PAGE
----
Research by grant recipients, including RTI International, will focus on nondrug approaches
RESEARCH TRIANGLE PARK, NC— RTI International has been awarded one of 13 research projects to explore nondrug approaches to managing pain and related health conditions such as post-traumatic stress disorder (PTSD), drug abuse, and sleep issues. The effort seeks to enhance options for the management of pain and associated problems in U.S. military personnel, veterans, and their families.
The initiative is funded by the National Institutes of Health's National Center for Complementary and Alternative Medicine (NCCAM) and National Institute on Drug Abuse (NIDA) and the U.S. Department of Veterans Affairs (VA) Health Services Research and Development Division. The research projects, totaling approximately $21.7 million over five years, are located at academic institutions and VA medical centers across the United States.
Shari Miller, Ph.D., child clinical and research psychologist at RTI, will lead a pilot project, funded by NCCAM, to test the acceptability and practicality of an interactive mindfulness meditation training program—using web-based platforms and mobile apps—with active duty soldiers being treated for chronic pain.
"Pain is the most common reason Americans turn to complementary and integrative health practices," said Josephine P. Briggs, M.D., director of NCCAM. "The need for nondrug treatment options is a significant and urgent public health imperative. We believe this research will provide much-needed information that will help our military and their family members, and ultimately anyone suffering from chronic pain and related conditions."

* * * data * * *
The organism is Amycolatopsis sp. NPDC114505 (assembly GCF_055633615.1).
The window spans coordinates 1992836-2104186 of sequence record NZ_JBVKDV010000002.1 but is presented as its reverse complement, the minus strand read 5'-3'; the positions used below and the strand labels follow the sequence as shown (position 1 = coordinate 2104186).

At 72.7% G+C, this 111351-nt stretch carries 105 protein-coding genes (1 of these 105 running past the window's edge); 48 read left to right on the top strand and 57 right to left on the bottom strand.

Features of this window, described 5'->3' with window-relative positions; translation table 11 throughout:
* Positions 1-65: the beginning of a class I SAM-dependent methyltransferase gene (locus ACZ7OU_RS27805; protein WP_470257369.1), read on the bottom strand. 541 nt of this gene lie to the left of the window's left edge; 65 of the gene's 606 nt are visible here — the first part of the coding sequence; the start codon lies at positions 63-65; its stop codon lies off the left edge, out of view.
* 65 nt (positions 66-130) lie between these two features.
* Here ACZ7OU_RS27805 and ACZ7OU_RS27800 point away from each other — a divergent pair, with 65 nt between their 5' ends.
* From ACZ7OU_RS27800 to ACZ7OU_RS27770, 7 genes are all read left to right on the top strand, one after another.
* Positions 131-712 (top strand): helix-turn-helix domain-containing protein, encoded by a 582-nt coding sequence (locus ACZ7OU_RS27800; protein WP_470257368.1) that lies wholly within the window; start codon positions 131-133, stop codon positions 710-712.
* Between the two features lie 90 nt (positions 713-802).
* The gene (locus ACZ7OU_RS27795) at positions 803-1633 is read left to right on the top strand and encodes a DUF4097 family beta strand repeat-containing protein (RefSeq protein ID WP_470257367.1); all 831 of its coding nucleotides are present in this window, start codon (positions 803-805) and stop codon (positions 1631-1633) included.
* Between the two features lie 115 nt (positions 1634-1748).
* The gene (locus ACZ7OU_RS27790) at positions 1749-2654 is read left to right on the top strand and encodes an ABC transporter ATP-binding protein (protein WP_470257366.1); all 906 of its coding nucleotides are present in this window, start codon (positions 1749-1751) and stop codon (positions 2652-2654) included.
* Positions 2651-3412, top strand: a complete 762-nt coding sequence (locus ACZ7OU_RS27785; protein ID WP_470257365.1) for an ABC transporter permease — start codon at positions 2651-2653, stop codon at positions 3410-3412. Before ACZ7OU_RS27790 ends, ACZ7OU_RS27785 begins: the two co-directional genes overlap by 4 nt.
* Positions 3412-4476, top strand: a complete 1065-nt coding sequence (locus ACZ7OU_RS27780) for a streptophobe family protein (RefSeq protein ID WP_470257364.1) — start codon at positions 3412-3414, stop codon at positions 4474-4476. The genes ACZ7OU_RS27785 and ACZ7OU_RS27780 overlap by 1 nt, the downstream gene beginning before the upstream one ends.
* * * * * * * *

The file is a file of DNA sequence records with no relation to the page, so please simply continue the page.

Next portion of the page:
A 2011 Institute of Medicine (IOM) report states that nearly 100 million American adults suffer from chronic pain at a cost of $635 billion per year and notes a need for a cultural transformation to change this problem. Chronic pain disproportionately affects those who have served or are serving in the military. A June 2014 report in "JAMA Internal Medicine" showed an alarmingly high rate of chronic pain—44 percent—among members of the U.S. military after combat deployment, compared to 26 percent in the general public.
Pain is not the only issue. According to the JAMA Internal Medicine report, 15 percent of U.S. military post-deployment use opioids, compared to 4 percent of the general public. Drugs such as opioids that are available to manage chronic pain are not consistently effective, have disabling side effects, may exacerbate pain conditions in some patients, and are often misused. According to NIDA, an estimated 52 million people (20 percent of those aged 12 and older) have used prescription drugs for nonmedical reasons at least once in their lifetimes.
"Prescription opioids are important tools for managing pain, but their greater availability and increased prescribing may contribute to their growing misuse," said Nora D. Volkow, M.D., director of NIDA. "This body of research will add to the growing arsenal of pain management options to give relief while minimizing the potential for abuse, especially for those bravely serving our nation in the armed forces."
In addition to RTI, the 13 new studies within this initiative are led by researchers from the Medical University of South Carolina, Rush University Medical Center, University of North Carolina at Chapel Hill, Palmer College of Chiropractic, University of Washington, Yale University, Brandeis University, University of Texas Health Science Center, University of Minnesota, University of Iowa, Sepulveda Research Corporation, and University of New Mexico.